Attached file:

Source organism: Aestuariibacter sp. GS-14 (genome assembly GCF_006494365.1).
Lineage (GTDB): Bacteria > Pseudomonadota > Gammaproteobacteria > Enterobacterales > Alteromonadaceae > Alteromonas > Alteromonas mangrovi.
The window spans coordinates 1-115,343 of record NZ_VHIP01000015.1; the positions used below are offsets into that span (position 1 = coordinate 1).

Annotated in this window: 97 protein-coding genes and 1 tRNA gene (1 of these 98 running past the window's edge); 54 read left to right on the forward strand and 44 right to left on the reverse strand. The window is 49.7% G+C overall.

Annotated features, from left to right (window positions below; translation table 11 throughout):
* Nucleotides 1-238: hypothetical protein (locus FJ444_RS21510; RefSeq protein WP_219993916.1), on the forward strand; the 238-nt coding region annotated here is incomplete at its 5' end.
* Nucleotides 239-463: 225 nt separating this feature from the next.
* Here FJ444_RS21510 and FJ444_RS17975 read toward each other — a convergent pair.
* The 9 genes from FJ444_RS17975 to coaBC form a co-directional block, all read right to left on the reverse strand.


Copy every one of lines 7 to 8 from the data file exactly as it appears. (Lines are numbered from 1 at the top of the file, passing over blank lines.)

* Nucleotides 239-463: 225 nt separating this feature from the next.
* Here FJ444_RS21510 and FJ444_RS17975 read toward each other — a convergent pair.